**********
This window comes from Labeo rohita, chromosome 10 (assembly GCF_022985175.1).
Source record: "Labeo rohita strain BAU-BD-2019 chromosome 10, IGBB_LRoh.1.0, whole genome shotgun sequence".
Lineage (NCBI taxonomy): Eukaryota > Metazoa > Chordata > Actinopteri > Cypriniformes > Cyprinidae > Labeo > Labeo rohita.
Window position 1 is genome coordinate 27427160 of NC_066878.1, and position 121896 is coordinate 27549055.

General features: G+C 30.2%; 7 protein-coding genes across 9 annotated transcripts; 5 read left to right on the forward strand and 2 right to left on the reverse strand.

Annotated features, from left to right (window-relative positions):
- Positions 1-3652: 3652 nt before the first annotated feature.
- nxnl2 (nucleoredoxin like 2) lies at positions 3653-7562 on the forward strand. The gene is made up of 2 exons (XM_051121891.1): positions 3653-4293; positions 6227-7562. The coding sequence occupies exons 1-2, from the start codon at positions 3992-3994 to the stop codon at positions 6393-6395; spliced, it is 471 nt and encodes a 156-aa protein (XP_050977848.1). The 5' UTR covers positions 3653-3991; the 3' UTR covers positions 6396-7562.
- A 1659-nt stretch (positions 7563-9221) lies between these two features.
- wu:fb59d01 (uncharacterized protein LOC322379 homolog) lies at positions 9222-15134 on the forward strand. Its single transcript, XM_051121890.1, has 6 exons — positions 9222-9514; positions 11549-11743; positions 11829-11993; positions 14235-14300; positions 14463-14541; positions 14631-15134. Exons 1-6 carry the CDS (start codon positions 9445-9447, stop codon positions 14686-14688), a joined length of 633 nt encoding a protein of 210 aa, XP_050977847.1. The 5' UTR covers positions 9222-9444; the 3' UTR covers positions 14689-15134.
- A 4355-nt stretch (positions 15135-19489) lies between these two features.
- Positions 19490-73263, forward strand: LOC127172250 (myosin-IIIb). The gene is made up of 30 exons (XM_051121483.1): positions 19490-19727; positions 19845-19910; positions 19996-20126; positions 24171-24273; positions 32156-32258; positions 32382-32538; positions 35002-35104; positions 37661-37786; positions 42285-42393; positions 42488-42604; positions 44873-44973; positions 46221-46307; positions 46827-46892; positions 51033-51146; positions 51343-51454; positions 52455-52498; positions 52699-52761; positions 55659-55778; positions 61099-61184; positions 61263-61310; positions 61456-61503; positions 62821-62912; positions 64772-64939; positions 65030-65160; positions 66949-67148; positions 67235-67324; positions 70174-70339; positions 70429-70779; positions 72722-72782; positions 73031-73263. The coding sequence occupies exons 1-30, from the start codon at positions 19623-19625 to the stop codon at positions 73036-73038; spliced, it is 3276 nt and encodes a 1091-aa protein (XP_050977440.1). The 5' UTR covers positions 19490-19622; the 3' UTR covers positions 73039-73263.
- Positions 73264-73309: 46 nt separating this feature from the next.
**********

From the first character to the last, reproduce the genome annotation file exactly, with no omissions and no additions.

This window comes from Labeo rohita, chromosome 10 (assembly GCF_022985175.1).
Source record: "Labeo rohita strain BAU-BD-2019 chromosome 10, IGBB_LRoh.1.0, whole genome shotgun sequence".
Lineage (NCBI taxonomy): Eukaryota > Metazoa > Chordata > Actinopteri > Cypriniformes > Cyprinidae > Labeo > Labeo rohita.
Window position 1 is genome coordinate 27427160 of NC_066878.1, and position 121896 is coordinate 27549055.

General features: G+C 30.2%; 7 protein-coding genes across 9 annotated transcripts; 5 read left to right on the forward strand and 2 right to left on the reverse strand.

Annotated features, from left to right (window-relative positions):
- Positions 1-3652: 3652 nt before the first annotated feature.
- nxnl2 (nucleoredoxin like 2) lies at positions 3653-7562 on the forward strand. The gene is made up of 2 exons (XM_051121891.1): positions 3653-4293; positions 6227-7562. The coding sequence occupies exons 1-2, from the start codon at positions 3992-3994 to the stop codon at positions 6393-6395; spliced, it is 471 nt and encodes a 156-aa protein (XP_050977848.1). The 5' UTR covers positions 3653-3991; the 3' UTR covers positions 6396-7562.
- A 1659-nt stretch (positions 7563-9221) lies between these two features.
- wu:fb59d01 (uncharacterized protein LOC322379 homolog) lies at positions 9222-15134 on the forward strand. Its single transcript, XM_051121890.1, has 6 exons — positions 9222-9514; positions 11549-11743; positions 11829-11993; positions 14235-14300; positions 14463-14541; positions 14631-15134. Exons 1-6 carry the CDS (start codon positions 9445-9447, stop codon positions 14686-14688), a joined length of 633 nt encoding a protein of 210 aa, XP_050977847.1. The 5' UTR covers positions 9222-9444; the 3' UTR covers positions 14689-15134.
- A 4355-nt stretch (positions 15135-19489) lies between these two features.
- Positions 19490-73263, forward strand: LOC127172250 (myosin-IIIb). The gene is made up of 30 exons (XM_051121483.1): positions 19490-19727; positions 19845-19910; positions 19996-20126; positions 24171-24273; positions 32156-32258; positions 32382-32538; positions 35002-35104; positions 37661-37786; positions 42285-42393; positions 42488-42604; positions 44873-44973; positions 46221-46307; positions 46827-46892; positions 51033-51146; positions 51343-51454; positions 52455-52498; positions 52699-52761; positions 55659-55778; positions 61099-61184; positions 61263-61310; positions 61456-61503; positions 62821-62912; positions 64772-64939; positions 65030-65160; positions 66949-67148; positions 67235-67324; positions 70174-70339; positions 70429-70779; positions 72722-72782; positions 73031-73263. The coding sequence occupies exons 1-30, from the start codon at positions 19623-19625 to the stop codon at positions 73036-73038; spliced, it is 3276 nt and encodes a 1091-aa protein (XP_050977440.1). The 5' UTR covers positions 19490-19622; the 3' UTR covers positions 73039-73263.
- Positions 73264-73309: 46 nt separating this feature from the next.